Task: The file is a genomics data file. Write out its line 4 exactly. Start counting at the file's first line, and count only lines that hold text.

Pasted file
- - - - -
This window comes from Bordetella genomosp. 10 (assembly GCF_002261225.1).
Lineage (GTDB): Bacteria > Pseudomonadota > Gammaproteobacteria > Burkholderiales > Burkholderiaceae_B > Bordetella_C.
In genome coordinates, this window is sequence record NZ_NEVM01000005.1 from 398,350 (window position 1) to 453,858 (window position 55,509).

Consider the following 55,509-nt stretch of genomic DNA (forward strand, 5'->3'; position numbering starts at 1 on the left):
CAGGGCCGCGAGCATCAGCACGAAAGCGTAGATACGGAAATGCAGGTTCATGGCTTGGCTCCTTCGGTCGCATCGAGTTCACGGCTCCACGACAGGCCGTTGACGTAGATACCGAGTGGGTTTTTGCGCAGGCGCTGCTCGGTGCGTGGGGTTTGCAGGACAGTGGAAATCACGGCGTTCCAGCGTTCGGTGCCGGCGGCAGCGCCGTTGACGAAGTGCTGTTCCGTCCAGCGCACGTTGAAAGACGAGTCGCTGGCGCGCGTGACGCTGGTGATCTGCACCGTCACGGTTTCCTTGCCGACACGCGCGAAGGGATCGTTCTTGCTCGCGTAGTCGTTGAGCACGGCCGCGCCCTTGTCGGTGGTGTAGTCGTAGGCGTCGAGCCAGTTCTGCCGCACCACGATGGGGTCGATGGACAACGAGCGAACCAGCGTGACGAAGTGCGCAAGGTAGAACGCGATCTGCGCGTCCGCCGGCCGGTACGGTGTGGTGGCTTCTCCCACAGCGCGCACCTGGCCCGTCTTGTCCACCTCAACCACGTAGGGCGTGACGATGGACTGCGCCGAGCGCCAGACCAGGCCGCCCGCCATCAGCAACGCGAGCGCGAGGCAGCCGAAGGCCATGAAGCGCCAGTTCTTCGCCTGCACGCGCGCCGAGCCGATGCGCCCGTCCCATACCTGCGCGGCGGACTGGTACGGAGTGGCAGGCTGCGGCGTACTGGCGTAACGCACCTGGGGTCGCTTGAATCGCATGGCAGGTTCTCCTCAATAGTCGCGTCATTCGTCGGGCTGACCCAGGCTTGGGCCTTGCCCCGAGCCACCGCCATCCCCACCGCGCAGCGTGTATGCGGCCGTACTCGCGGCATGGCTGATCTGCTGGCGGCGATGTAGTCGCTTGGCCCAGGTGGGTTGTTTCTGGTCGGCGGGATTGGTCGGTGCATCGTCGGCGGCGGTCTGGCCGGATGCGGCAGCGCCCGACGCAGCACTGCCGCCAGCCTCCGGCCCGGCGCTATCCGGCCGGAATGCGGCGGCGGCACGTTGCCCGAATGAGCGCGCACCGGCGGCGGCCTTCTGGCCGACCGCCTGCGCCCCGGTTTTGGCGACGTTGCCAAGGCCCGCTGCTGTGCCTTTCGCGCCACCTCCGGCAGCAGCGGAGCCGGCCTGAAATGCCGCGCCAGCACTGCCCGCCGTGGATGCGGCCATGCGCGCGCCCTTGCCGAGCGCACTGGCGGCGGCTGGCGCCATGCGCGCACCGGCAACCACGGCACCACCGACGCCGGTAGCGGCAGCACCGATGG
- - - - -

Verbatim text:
Consider the following 55,509-nt stretch of genomic DNA (forward strand, 5'->3'; position numbering starts at 1 on the left):